Ka Huli Ao Center for Excellence in Native Hawaiian Law focuses on education, research and scholarship, community outreach, and the preservation of invaluable historical legal materials. With the goal of promoting Hawaiian culture, history, and law, Ka Huli Ao has undertaken an ambitious and wide-ranging program, which includes Punawaiola, Ka Huli Ao’s online digital archives.
Punawaiola is dedicated to the collection and dissemination of digitized Hawaiian Kingdom historical and legal materials. The hope is to maximize public access to these important, yet difficult to find, resources. Punawaiola, which is translated as “spring water of life,” thematically represents how our past nourishes and sustains us today.Aloha
A thorough knowledge of the Moʻolelo of your Motherland is the first knowledgeable step in political action that will enable you to fight for the welfare of our governance.
Joseph Mokuʻōhai Poepoe*
Punawaiola is the first bilingual website at the William S. Richardson School of Law. We support the expansion of the Hawaiian language as the medium of communication here at the law school, in government, and in the courts.
*Joseph Mokuʻōhai Poepoe was a talented lawyer, scholar, and writer. He wisely recognized over 115 years ago that knowledge of our history and traditions would empower Native Hawaiians.
In collaboration with the Hawai‘i State Archives and LLMC Digital, we have amassed approximately two hundred thousand images of various historic documents. Since 2008, we have been working collaboratively with the State archives to digitize significant historical legal collections housed in their repository. To read more about Punawaiola’s history, please read this article: The Realization of a Dream: A Digital Archives Partnership.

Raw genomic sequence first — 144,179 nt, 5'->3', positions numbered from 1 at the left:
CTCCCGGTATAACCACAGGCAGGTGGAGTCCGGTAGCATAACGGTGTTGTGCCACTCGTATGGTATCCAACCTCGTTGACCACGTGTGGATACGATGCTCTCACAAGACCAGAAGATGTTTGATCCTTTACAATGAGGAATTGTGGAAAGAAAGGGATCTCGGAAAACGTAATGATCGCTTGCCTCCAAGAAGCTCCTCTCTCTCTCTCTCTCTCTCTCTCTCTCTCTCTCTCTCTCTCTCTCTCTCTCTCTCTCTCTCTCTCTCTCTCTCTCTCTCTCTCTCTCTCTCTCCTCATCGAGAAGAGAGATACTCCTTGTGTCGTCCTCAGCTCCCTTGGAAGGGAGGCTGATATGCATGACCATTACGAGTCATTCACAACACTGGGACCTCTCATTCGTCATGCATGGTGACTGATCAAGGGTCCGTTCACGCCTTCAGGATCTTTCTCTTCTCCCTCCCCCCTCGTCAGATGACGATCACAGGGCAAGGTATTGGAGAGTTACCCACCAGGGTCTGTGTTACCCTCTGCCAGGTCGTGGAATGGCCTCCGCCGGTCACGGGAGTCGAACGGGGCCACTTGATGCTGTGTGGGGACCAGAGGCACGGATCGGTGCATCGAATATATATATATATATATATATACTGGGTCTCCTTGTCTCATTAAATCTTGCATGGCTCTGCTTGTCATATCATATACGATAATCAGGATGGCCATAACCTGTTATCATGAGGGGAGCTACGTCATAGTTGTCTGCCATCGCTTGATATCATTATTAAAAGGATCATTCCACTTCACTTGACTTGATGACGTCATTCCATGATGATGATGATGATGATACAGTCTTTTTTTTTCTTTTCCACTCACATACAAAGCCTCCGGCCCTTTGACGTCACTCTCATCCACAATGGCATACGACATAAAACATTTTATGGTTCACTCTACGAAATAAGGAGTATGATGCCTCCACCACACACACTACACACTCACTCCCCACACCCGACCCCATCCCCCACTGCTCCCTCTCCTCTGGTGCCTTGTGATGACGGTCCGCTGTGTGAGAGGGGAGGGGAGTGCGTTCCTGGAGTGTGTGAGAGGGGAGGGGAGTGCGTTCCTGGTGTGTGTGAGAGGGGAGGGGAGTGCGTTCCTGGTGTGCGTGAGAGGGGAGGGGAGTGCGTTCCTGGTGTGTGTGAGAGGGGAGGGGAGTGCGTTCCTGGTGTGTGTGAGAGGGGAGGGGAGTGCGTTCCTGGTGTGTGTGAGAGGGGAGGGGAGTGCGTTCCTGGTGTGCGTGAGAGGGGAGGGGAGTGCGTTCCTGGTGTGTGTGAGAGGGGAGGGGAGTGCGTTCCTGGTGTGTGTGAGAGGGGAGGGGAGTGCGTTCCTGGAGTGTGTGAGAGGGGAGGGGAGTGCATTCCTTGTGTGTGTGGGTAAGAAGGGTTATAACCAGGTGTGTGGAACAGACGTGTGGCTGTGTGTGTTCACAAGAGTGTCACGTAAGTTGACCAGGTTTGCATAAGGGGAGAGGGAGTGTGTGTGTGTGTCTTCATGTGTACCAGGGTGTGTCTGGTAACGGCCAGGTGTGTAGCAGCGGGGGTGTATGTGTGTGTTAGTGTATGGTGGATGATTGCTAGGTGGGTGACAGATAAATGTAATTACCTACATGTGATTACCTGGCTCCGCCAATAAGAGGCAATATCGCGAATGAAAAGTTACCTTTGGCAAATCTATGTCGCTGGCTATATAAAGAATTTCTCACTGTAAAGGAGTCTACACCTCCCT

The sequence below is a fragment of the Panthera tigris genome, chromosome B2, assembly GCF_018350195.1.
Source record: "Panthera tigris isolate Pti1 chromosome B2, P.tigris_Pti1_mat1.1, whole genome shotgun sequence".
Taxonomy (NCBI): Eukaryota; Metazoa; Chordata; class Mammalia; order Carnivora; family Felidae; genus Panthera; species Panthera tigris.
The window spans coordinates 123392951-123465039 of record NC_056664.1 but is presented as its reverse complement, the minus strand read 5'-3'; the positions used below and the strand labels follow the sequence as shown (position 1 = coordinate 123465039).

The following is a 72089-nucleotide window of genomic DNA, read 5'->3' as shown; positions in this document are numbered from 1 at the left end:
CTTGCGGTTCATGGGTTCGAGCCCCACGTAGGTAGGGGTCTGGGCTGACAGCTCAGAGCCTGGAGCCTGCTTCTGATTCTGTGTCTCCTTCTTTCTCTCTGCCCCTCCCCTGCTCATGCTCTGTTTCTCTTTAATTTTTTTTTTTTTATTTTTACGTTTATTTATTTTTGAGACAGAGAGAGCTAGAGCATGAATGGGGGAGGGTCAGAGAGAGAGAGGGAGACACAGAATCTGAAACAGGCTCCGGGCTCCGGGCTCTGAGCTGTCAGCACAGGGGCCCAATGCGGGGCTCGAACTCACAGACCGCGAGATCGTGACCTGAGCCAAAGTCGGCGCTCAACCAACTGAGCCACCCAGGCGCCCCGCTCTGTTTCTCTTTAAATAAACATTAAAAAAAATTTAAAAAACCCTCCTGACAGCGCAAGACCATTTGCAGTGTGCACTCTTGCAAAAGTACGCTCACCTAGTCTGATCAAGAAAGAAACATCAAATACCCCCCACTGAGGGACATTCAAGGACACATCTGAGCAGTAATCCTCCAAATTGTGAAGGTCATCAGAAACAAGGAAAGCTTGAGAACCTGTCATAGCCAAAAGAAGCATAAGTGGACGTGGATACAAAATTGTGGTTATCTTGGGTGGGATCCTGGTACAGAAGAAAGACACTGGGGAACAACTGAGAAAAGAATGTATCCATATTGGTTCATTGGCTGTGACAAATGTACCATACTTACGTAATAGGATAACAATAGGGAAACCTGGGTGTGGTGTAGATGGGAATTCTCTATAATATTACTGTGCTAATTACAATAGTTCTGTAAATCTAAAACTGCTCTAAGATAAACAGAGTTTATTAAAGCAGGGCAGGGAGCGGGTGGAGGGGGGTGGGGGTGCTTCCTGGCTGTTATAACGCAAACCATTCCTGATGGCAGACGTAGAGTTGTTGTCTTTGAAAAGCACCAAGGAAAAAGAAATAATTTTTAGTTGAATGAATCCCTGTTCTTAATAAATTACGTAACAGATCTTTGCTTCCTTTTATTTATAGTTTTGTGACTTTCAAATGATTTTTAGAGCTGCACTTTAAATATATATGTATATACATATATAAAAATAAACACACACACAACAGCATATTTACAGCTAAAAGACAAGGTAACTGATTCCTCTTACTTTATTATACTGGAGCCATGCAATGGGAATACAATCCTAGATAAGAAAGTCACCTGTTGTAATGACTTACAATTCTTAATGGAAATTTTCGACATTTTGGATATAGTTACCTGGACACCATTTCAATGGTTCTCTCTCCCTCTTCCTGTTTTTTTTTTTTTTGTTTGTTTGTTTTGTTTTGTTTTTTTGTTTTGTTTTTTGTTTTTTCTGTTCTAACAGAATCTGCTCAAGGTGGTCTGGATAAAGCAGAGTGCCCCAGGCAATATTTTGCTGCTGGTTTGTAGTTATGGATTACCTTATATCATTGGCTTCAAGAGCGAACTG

Greetings to the visitors of Punawaiola. Punawaiola is presented with aloha and appreciation to you. This is the first bilingual site to provide public access to a wide range of Hawaiian legal archival materials. Moreover, it is the first bilingual website at the William S. Richardson School of Law. It took many hands to create Punawaiola—this is because no such endeavor has been attempted at the law school.
Many people have contributed to Punawaiola and I am exceedingly grateful to all of you! My appreciation is extended to Raymond Wang, Keith Johnston (ʻ08), and Il Ung-Jeong for their help in creating Punawaiola. I am also very grateful for the work of those who helped craft the Hawaiian language used on this website: Iokana Aronowicz Esq., Kamakakaulani Gramberg (ʻ18), Leimomi Morgan Esq. (ʻ17), Liʻi Nahiwa (ʻ21), and Kamalolo Koanui-Kong Esq. (ʻ17). Finally I would also like to thank Kaleio Cromwell (ʻ20), Rachel Figueroa (ʻ16), Kealiʻi MacKenzie, Brittanie Nery, Mason Yano, and Zeslie Zablan.
Finally, I am blessed to have two kumu: Lalepa Koga and Kapali Lyon. I am grateful for their continued support. I also wish to recognize Lalepa’s excellent help in correcting grammar and spelling mistakes. Importantly, however, any remaining typographical errors are my own.
Me ke aloha pumehana,
Avis Kuuipoleialoha Poai
Current number of images
New Digitization Projects